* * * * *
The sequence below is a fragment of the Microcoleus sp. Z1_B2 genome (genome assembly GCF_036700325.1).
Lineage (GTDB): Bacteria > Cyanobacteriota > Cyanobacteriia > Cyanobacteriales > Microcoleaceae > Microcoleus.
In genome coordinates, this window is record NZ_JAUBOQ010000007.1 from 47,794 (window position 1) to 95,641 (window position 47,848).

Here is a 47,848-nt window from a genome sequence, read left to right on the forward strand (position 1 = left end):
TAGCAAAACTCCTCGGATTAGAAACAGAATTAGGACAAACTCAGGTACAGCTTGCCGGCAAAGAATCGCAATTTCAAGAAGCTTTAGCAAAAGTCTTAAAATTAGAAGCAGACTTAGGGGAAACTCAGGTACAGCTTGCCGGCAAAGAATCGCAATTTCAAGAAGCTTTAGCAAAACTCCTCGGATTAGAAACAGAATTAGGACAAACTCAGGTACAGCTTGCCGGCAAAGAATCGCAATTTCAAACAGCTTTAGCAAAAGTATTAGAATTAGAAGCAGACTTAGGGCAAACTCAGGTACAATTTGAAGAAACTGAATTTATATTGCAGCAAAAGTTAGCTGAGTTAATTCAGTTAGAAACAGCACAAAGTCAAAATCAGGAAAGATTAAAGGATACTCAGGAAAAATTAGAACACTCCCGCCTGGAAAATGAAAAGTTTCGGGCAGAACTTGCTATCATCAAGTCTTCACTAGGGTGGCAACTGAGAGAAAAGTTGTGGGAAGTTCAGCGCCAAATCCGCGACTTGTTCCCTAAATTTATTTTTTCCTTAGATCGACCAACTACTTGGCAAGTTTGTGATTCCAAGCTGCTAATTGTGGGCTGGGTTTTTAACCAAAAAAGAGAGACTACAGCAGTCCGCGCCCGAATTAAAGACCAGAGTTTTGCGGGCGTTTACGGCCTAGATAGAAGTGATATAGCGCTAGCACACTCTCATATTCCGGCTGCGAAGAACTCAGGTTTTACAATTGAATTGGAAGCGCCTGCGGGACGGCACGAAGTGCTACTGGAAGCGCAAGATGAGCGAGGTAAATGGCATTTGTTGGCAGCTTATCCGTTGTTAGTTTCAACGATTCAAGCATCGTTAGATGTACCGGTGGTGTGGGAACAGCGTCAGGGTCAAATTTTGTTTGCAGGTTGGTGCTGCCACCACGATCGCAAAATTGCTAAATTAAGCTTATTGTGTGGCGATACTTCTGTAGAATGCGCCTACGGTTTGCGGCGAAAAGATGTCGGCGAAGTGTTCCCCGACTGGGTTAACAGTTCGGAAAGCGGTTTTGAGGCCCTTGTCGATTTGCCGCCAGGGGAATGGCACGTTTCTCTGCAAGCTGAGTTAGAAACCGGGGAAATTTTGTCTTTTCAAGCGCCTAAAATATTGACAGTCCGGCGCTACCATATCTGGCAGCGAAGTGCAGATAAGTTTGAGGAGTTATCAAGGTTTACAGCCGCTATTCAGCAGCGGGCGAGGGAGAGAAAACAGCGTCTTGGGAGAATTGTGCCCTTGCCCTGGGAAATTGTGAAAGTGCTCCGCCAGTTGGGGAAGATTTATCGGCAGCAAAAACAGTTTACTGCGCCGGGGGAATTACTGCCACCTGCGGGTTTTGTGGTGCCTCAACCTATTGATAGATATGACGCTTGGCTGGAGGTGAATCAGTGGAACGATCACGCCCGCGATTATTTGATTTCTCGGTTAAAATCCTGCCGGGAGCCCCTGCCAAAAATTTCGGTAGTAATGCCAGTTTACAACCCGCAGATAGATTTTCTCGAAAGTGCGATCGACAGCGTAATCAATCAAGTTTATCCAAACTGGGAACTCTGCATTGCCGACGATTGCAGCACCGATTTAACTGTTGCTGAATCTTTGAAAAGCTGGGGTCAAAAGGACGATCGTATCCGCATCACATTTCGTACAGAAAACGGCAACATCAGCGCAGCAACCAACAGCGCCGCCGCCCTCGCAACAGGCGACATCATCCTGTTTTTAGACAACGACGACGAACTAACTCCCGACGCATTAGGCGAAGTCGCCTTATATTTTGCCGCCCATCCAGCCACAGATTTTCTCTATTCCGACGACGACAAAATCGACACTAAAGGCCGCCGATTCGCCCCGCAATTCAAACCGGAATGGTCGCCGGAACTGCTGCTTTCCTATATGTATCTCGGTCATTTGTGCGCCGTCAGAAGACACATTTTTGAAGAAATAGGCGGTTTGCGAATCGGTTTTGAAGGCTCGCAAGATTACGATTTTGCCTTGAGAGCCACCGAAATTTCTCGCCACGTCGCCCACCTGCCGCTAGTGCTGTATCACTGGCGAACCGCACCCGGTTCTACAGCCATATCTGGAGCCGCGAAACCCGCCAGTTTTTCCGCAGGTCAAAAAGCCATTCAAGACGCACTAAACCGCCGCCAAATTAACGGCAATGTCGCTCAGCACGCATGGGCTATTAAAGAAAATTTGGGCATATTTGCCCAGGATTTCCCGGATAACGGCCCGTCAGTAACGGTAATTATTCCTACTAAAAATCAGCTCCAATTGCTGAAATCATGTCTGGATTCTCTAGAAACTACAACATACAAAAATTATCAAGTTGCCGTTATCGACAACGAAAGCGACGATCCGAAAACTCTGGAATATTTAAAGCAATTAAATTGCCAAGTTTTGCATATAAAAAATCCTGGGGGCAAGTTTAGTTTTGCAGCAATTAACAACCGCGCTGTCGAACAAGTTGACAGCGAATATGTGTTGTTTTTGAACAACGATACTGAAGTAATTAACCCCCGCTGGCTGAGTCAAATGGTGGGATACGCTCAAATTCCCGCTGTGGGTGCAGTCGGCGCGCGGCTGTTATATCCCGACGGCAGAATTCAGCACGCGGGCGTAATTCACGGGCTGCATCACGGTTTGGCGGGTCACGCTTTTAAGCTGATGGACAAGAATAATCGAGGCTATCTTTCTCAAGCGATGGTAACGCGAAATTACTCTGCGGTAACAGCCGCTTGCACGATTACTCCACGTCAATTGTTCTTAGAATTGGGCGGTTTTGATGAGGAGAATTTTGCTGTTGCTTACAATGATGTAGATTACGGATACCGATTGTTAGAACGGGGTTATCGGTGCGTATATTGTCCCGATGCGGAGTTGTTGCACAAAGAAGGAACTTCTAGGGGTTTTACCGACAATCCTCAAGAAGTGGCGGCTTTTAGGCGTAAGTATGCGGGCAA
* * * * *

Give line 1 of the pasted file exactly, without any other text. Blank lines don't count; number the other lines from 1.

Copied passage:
The sequence below is a fragment of the Microcoleus sp. Z1_B2 genome (genome assembly GCF_036700325.1).